--- Source: National Archives
During the debates on the adoption of the Constitution, its opponents
repeatedly charged that the Constitution as drafted would open the way to
tyranny by the central government. Fresh in their minds was the memory of the
British violation of civil rights before and during the Revolution. They
demanded a "bill of rights" that would spell out the immunities of
individual citizens. Several state conventions in their formal ratification of
the Constitution asked for such amendments; others ratified the Constitution
with the understanding that the amendments would be offered.
On September 25, 1789, the First Congress of the United States therefore
proposed to the state legislatures 12 amendments to the Constitution that met
arguments most frequently advanced against it. The first two proposed
amendments, which concerned the number of constituents for each Representative
and the compensation of Congressmen, were not ratified. Articles 3 to 12,
however, ratified by three-fourths of the state legislatures, constitute the
first 10 amendments of the Constitution, known as the Bill of Rights.
--- Source: National Archives
THE FIRST 10 AMENDMENTS TO THE CONSTITUTION AS RATIFIED BY THE STATES
Note: The following text is a transcription
of the first 10 amendments to the Constitution in their original form. These
amendments were ratified December 15, 1791, and form what is known as the
"Bill of Rights."
Congress shall make no law respecting an establishment of religion, or
prohibiting the free exercise thereof; or abridging the freedom of speech, or of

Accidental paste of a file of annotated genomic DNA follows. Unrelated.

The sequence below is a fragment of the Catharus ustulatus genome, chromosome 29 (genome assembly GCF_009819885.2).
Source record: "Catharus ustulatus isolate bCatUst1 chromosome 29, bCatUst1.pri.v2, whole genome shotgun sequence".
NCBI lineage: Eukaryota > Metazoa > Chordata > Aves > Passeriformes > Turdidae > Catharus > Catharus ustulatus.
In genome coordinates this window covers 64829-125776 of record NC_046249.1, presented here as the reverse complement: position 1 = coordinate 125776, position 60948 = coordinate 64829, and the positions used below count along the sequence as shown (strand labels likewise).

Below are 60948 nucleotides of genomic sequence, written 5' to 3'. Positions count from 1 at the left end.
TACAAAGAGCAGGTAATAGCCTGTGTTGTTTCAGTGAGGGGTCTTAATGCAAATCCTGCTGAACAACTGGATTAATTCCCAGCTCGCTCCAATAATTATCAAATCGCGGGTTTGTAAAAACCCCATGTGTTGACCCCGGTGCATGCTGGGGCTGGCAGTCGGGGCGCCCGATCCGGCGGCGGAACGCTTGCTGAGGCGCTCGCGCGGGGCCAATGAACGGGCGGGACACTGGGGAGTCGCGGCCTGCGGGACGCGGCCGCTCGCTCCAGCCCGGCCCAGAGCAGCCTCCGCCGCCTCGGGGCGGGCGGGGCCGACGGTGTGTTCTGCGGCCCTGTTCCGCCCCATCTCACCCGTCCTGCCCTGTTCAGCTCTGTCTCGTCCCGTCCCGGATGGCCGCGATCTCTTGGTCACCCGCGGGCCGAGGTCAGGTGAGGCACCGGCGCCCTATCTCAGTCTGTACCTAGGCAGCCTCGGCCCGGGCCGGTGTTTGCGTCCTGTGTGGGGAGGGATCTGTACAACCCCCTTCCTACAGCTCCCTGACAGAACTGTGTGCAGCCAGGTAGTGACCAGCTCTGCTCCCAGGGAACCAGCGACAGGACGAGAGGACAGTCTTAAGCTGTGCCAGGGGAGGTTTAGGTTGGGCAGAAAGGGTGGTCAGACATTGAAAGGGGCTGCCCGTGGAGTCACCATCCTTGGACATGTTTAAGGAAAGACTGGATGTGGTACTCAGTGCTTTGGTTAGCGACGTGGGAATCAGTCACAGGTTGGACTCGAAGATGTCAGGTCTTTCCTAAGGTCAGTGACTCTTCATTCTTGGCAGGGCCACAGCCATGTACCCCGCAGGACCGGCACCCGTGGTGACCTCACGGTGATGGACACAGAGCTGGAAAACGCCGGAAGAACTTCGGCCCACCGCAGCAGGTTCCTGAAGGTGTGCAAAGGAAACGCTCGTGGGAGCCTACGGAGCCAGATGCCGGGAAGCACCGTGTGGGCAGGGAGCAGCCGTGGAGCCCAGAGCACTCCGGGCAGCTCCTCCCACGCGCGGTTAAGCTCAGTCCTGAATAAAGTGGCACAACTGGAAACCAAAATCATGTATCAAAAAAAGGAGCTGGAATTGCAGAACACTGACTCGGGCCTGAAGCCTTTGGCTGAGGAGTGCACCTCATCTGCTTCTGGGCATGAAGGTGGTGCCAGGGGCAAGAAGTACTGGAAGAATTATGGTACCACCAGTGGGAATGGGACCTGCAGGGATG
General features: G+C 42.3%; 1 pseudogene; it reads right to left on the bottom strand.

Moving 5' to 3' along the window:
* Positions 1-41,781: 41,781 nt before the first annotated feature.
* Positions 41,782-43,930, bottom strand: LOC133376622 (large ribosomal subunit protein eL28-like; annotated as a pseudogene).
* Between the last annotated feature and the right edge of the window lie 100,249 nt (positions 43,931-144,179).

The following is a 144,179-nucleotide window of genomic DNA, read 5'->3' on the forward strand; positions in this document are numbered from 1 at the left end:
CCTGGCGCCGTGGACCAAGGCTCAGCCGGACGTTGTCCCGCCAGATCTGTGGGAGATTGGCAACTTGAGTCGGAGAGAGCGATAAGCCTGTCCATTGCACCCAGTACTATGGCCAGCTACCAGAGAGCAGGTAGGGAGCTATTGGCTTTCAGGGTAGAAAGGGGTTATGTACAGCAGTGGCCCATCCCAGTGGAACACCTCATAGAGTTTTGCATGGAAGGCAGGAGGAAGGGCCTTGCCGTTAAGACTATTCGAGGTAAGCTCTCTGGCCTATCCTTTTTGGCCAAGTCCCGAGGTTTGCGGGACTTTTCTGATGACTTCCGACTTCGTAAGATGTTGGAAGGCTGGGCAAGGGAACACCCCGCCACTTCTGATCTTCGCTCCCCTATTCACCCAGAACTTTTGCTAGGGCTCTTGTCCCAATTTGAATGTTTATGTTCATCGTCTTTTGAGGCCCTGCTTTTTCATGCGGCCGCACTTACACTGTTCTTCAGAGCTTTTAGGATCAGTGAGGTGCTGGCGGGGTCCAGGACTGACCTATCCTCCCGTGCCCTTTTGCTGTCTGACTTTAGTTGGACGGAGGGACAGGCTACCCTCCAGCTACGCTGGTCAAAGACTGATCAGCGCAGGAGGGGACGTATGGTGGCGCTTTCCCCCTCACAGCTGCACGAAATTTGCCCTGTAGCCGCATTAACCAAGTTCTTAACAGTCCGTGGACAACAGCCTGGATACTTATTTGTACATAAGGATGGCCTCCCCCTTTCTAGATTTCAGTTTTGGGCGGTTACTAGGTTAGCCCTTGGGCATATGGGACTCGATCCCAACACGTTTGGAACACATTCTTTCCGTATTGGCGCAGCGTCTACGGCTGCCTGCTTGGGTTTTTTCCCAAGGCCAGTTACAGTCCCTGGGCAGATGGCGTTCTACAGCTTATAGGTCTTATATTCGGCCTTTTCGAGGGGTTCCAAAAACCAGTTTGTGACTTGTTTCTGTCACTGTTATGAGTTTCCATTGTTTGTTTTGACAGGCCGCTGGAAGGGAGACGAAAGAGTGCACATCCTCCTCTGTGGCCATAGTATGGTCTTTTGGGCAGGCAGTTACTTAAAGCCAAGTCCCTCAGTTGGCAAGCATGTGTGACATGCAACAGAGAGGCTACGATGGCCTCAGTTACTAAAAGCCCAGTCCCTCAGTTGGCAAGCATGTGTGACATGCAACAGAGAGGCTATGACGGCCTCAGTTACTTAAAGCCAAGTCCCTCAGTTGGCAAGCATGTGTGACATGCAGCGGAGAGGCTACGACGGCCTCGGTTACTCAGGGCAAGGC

the press; or the right of the people peaceably to assemble, and to petition the
Government for a redress of grievances.
A well regulated Militia, being necessary to the security of a free State,
the right of the people to keep and bear Arms, shall not be infringed.
No Soldier shall, in time of peace be quartered in any house, without the
consent of the Owner, nor in time of war, but in a manner to be prescribed by
The right of the people to be secure in their persons, houses, papers, and
effects, against unreasonable searches and seizures, shall not be violated, and
no Warrants shall issue, but upon probable cause, supported by Oath or
affirmation, and particularly describing the place to be searched, and the
persons or things to be seized.
No person shall be held to answer for a capital, or otherwise infamous crime,
unless on a presentment or indictment of a Grand Jury, except in cases arising
in the land or naval forces, or in the Militia, when in actual service in time
of War or public danger; nor shall any person be subject for the same offence to
be twice put in jeopardy of life or limb; nor shall be compelled in any criminal
case to be a witness against himself, nor be deprived of life, liberty, or
property, without due process of law; nor shall private property be taken for
public use, without just compensation.
In all criminal prosecutions, the accused shall enjoy the right to a speedy
and public trial, by an impartial jury of the State and district wherein the
crime shall have been committed, which district shall have been previously
ascertained by law, and to be informed of the nature and cause of the
accusation; to be confronted with the witnesses against him; to have compulsory
process for obtaining witnesses in his favor, and to have the Assistance of
Counsel for his defence.
In suits at common law, where the value in controversy shall exceed twenty
dollars, the right of trial by jury shall be preserved, and no fact tried by a
jury, shall be otherwise reexamined in any Court of the United States, than
according to the rules of the common law.
Excessive bail shall not be required, nor excessive fines imposed, nor cruel
and unusual punishments inflicted.
The enumeration in the Constitution, of certain rights, shall not be
construed to deny or disparage others retained by the people.
The powers not delegated to the United States by the Constitution, nor
prohibited by it to the States, are reserved to the States respectively, or to
Source: National Archives